Paul Nelson believed in being a good steward of the earth. He had a passion for Georgia’s state parks, which he incorporated with a career that would reward him with the opportunity to devote his life to sustaining and improving our natural resources.
“It was his life’s work, and he was proud of what he did,” said his wife, Carol Lucas of Chattahoochee Hills.
A lover of the outdoors, Nelson often took to one of his favorite state parks for an afternoon of hiking, meditation or journal writing. “He felt like it was important for people to connect with nature,” his wife said, adding that they were married at an outdoor ceremony at Tallulah Gorge State Park.
Nelson attended Phillips Andover Academy and earned degrees from Columbia University and Drake University. He spent most of his career working with the Georgia Department of Natural Resources, where he most recently served as assistant director of its parks, recreation and historic sites division.
“Georgia state parks had one of its best gifts through Paul Nelson,” said Becky Kelley, DNR’s director of parks, recreation and historic sites.
“He chose the state parks because he felt that they were just beautiful. He really wanted to make it easier for people to get out and enjoy the outdoors,” his wife said.
Paul Michael Nelson of Chattahoochee Hills died Monday in a motorcycle accident. He was 63. A memorial service is planned for 2 p.m. Sunday at Sweetwater Creek State Park in Lithia Springs. The Cremation Society of Georgia was in charge of arrangements.
Kelley said she selected Nelson as her assistant director several years ago, and noted that he was a critical part of DNR’s leadership and “the guy that everyone wants on their team.”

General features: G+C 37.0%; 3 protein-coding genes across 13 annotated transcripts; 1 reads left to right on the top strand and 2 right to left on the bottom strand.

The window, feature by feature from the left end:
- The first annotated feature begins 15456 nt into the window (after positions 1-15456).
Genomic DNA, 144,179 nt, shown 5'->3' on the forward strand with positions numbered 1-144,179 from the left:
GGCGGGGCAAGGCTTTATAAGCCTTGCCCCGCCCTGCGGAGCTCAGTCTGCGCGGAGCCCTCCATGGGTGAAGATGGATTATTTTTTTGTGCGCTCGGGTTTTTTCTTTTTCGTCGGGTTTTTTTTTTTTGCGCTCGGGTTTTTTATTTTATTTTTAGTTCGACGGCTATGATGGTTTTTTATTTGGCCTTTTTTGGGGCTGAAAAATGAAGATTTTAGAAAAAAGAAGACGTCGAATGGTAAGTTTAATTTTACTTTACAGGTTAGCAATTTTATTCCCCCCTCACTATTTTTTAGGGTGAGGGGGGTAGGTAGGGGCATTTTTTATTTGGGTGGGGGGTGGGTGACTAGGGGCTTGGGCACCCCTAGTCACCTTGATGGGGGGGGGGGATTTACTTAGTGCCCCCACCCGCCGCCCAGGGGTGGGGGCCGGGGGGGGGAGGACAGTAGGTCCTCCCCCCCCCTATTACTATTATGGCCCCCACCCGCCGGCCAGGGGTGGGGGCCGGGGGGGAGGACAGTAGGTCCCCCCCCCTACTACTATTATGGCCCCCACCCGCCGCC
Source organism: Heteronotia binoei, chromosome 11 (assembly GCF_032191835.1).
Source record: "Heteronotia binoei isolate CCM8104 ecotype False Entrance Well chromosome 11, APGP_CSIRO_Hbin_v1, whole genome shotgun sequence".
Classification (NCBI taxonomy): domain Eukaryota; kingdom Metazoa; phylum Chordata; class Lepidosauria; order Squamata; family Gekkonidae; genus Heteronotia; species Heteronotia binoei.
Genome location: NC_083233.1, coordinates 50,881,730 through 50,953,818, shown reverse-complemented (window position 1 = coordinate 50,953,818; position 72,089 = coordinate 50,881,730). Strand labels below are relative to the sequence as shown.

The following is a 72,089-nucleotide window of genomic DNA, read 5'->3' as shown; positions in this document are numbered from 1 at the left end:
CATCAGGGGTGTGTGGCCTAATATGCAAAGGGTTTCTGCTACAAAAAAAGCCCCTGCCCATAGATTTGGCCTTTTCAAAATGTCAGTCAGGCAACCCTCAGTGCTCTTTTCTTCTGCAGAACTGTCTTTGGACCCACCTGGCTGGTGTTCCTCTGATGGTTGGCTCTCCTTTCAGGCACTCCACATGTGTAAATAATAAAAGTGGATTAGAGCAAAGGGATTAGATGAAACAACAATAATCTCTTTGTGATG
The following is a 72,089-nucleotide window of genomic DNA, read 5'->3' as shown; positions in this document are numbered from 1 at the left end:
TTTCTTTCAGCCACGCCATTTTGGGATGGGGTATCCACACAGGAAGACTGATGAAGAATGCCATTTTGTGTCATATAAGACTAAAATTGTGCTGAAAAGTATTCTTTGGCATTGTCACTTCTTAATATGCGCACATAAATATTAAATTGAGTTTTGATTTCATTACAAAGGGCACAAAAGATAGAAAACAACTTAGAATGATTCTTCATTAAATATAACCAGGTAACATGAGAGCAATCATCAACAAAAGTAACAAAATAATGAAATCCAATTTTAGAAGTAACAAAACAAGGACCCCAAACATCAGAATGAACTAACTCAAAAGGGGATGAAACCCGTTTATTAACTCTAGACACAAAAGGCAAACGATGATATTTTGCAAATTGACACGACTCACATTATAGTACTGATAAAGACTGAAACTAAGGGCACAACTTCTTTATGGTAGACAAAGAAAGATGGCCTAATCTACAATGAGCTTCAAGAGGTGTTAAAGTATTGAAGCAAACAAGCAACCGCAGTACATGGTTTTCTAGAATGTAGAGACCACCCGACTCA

“He was a master analytical thinker,” Kelley said. “He was always so focused on doing the right thing. I never had to second guess anything he gave me.”
Despite Nelson’s wisdom and skills, he was described as completely unobtrusive and service-oriented, both personally and professionally.
“He was such a kind and gentle man, always willing to contribute,” his wife said.
“He was very quiet, but very powerful in influence,” Kelley said.
Those who knew him said Nelson will be remembered for his love of literature, his curiosity, and his quirky charm. He was always learning, evident by his extensive library, and he never missed the opportunity to make note of interesting things.
“He always carried a highlighter around with him, just in case,” his wife said with a laugh.
“Part of our love for Paul was that he had some very unique characteristics that just endeared him to all of us,” Kelley said.
Nelson also is survived by sons Josh Nelson and Kenny Jones and daughter Laura Jones, all of Atlanta.
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